Imagine that you’re in your 20s. You are a member of the royal dynasty… the next in line for the throne. But your future court is filled with powerful Ealdormen who expect their king to be a warrior. Given the mood of the nobles, and how some of them are chaffing at your father’s style of rule, it’s become clear that you can’t leave any doubt. Any weakness and your succession could be in jeopardy. And then suddenly, one of the most fearsome armies of Northmen in Western Europe arrives on your shores… and you lead the army that routed it. That was the situation that Edward AEtheling found himself in at Farnham. His position at court dramatically improved in response to that victory. In a single day of fighting, he had proven his worth and silenced his detractors. Support the Show
892 was not a very good year. Alfred’s gambit to pacify the forces of Hastein through the power of baptism and gifts had failed utterly, and now they were encamped in Benfleet Essex, launching raids into Wessex and (probably) Mercia. And as for the gargantuan fleet of 250 ships to the south at Appledore? It was still there. Support the Show
Twitter: @AvaBeakerBurial Facebook: facebook.com/achavanichbeakerburial Website: https://achavanichbeakerburial.wordpress.com/ Canmore: Canmore.org.uk Support the Show
It's that time again!
What was Alfred’s reaction to the news of a massive viking fleet crossing the channel? Was it a surprise? Did he just expect it at this point? Was he angry that he would have to fight for his kingdom yet one more time? Based on his apparent devotion to his religion, I imagine he wondered what they had done to invite yet another test of their faith in the form of bristling war ships. But in truth, there was nothing he could have done. The Danes were, in many respects, like a natural disaster… but in the case of this fleet, what launched them towards the shores of Wessex was an actual natural disaster. Support the Show
A massive fleet was off the coast of Kent, heading directly for Alfred’s realm. It was a fleet of 250 ships teeming with skilled, highly experienced raiders. But fleets don’t materialize out of thin air. They come from somewhere… And curiously, over the last 14 years, the scribes of the Anglo Saxon Chronicle were actually giving the backstory to this particular fleet … because this fleet is the very same one that occupied Fulham in 879. Back when Alfred had only just defeated Guthrum and his kingdom was stretched too thin to be able to oust them. Support the Show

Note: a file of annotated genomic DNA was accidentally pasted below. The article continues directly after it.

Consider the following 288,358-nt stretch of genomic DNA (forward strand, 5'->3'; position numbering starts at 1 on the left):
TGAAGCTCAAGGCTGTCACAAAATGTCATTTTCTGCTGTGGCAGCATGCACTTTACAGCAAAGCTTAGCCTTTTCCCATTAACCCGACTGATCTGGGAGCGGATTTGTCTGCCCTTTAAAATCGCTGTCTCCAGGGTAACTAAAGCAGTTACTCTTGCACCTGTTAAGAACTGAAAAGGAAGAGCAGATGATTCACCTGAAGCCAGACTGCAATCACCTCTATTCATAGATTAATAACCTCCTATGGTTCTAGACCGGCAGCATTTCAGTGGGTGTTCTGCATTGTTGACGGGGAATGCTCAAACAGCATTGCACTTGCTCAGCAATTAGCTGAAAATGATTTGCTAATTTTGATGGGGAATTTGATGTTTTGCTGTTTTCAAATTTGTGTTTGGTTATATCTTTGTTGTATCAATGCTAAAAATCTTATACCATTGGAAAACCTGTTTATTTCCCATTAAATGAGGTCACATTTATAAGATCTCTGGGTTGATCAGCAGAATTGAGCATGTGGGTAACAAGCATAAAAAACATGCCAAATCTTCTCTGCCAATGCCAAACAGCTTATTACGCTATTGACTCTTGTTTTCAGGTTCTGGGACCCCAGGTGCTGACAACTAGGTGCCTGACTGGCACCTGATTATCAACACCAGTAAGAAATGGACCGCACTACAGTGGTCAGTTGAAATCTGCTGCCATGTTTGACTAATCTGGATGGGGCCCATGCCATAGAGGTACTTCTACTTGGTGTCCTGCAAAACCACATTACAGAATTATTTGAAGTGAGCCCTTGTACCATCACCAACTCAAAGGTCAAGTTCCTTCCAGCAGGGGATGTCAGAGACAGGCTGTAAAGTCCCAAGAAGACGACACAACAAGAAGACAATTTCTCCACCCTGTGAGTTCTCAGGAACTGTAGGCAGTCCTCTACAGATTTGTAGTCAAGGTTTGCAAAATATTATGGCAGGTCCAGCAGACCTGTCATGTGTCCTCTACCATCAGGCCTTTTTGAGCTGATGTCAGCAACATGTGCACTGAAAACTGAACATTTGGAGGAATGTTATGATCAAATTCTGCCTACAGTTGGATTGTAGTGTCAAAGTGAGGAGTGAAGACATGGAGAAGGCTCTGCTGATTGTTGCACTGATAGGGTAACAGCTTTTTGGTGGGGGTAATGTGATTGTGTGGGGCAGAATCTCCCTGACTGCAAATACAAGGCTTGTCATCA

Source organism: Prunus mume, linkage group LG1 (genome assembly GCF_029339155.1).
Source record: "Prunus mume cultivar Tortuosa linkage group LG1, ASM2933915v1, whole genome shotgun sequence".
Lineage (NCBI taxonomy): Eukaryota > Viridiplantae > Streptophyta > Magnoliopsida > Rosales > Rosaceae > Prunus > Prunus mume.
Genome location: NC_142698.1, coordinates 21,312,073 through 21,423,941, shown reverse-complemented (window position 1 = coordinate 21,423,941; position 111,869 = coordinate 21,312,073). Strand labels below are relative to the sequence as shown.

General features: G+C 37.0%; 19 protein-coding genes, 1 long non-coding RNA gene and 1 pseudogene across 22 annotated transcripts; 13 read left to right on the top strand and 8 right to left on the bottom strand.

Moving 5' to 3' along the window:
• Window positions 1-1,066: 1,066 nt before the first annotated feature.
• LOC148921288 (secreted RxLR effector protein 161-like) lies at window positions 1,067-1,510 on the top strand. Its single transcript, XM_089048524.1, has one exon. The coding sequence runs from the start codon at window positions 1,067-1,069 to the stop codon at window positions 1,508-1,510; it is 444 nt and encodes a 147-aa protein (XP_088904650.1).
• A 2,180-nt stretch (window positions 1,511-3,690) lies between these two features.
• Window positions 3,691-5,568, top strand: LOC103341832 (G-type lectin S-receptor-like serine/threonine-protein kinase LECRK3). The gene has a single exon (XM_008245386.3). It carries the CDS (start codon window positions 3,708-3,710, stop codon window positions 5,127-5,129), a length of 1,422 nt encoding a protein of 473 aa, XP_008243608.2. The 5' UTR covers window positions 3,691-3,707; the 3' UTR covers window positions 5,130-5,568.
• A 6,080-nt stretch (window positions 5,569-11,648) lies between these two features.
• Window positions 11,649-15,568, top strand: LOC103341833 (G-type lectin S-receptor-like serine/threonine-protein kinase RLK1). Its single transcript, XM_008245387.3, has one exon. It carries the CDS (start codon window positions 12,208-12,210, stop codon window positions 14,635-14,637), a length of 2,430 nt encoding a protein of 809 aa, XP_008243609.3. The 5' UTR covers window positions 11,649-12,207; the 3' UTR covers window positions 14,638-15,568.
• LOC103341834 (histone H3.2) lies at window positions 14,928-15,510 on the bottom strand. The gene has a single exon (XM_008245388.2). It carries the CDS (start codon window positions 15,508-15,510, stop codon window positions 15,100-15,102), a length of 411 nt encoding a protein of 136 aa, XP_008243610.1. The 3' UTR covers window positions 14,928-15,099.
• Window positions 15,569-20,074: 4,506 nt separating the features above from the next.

Today we’re going to cover 5 or 6 years, and we’re going to cover a fascinating theory that (if true) should color virtually everything we know about the life of Alfred the Great… and that’s because the Life of Alfred the Great might not have been written for Alfred. But I’m getting ahead of myself. Support the Show
The Sons of Rhodri Mawr were in a difficult position. Their father had been a powerful ruler in Britain… he was a man who had gained vast swaths of territory for his dynasty and was one of the few kings in British history that could claim the title of “the great.” Now when he died, there was a period of instability. War had threatened to turn his kingdom… the mighty kingdom of Gwynedd… into nothing more than a Mercian subkingdom. However, Rhodri’s sons proved to be just as ferocious as their father, and they quickly reestablished the independence of North Wales and set their confederation of kingdoms on a path for further expansion. But recent events had presented them with a significant barrier to their ambitions. Support the Show